Voices that may not otherwise be heard: a qualitative exploration into the perspectives of primary care patients living with chronic pain
Lorraine S Wallace,1 Randell K Wexler,1 Leon McDougle,1 W Frederick Miser,1 J David Haddox2,3
1Department of Family Medicine, the Ohio State University, Columbus, OH, USA; 2Health Policy, Purdue Pharma L.P., Stamford, CT, USA; 3Department of Public Health and Community Medicine, Tufts University School of Medicine, Boston, MA, USA
Background: Although psychometrically sound pain assessment tools are available, there is a paucity of research that comprehensively defines chronic pain from the perspective of patients. The purpose of this study was to examine the utility of a combination of qualitative methods (Photovoice, one-on-one interviews, and focus groups) in examining the daily experiences of primary care patients living with chronic pain.
Methods: A sample of English-speaking primary care patients aged 30 years or older, who had been prescribed an opioid for long-term, noncancer pain management, participated in the study. Each patient took photographs that best reflected both his/her experiences with chronic pain and what he/she would like his/her life to be without chronic pain.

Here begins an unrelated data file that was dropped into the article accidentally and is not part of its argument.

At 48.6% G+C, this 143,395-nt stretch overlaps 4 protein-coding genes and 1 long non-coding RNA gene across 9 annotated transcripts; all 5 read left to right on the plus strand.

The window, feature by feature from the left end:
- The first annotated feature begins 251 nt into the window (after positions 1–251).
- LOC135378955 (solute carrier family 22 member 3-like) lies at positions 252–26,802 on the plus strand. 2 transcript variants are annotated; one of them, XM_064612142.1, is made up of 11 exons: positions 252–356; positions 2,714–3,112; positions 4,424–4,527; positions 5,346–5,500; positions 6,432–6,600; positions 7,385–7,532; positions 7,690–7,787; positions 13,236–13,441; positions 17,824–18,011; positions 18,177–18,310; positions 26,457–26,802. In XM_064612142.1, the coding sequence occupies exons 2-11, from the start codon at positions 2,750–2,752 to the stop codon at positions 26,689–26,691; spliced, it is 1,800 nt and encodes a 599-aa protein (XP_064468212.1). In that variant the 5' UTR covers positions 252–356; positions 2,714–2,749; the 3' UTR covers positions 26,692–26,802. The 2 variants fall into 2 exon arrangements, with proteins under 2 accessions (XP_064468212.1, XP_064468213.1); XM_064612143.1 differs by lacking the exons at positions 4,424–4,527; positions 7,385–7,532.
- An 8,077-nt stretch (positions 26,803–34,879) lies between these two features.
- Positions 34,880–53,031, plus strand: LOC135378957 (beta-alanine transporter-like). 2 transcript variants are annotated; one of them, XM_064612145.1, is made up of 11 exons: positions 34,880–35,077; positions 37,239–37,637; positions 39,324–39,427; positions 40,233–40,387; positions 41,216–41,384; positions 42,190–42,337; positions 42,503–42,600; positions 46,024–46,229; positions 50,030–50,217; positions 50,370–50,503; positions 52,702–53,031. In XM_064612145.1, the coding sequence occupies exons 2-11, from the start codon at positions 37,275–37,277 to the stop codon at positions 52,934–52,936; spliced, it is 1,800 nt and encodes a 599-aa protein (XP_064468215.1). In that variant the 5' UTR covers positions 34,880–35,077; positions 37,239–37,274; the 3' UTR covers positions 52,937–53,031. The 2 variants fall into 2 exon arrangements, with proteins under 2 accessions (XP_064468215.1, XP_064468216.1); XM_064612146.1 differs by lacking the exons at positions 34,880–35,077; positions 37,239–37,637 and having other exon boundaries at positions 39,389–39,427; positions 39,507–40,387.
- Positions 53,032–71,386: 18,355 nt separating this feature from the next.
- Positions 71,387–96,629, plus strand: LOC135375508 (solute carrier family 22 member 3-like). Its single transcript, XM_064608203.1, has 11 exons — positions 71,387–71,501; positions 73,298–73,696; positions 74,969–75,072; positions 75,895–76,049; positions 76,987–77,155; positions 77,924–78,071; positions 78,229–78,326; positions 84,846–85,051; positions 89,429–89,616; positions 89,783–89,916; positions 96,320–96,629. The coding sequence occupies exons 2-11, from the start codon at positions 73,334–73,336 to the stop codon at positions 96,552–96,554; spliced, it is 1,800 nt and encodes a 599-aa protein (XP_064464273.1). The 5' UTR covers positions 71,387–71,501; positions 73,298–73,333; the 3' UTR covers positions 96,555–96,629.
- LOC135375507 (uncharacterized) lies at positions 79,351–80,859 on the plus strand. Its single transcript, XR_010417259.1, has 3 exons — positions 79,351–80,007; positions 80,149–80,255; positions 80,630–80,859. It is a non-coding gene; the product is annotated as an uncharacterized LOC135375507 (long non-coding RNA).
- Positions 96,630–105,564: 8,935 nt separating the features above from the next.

Results: Patients submitted an average of 20.2±3.1 photographs (range =8–27 photographs). Analysis of one-on-one interviews illuminated five dominant themes: daily need for multiple medications, including opioids; difficulties climbing a flight of stairs; struggling to get out of bed in the morning; extreme challenges with participating in day-to-day life activities; and experiencing feelings of hopelessness and helplessness on a regular basis. Seven themes emerged from the focus groups: undesired effects/burdens of medications, loss of/striving for independence, effect on social interactions/relationships, pain effect on activities of daily living, constant search for convenience/a better situation, interactions with physicians, and frustration/depression with pain.
Conclusion: The qualitative methods employed in this study provide deep insight into perceptions and experiences of patients living with chronic pain that is vital for informing future clinical interventions.
Keywords: opioid, Photovoice, qualitative research
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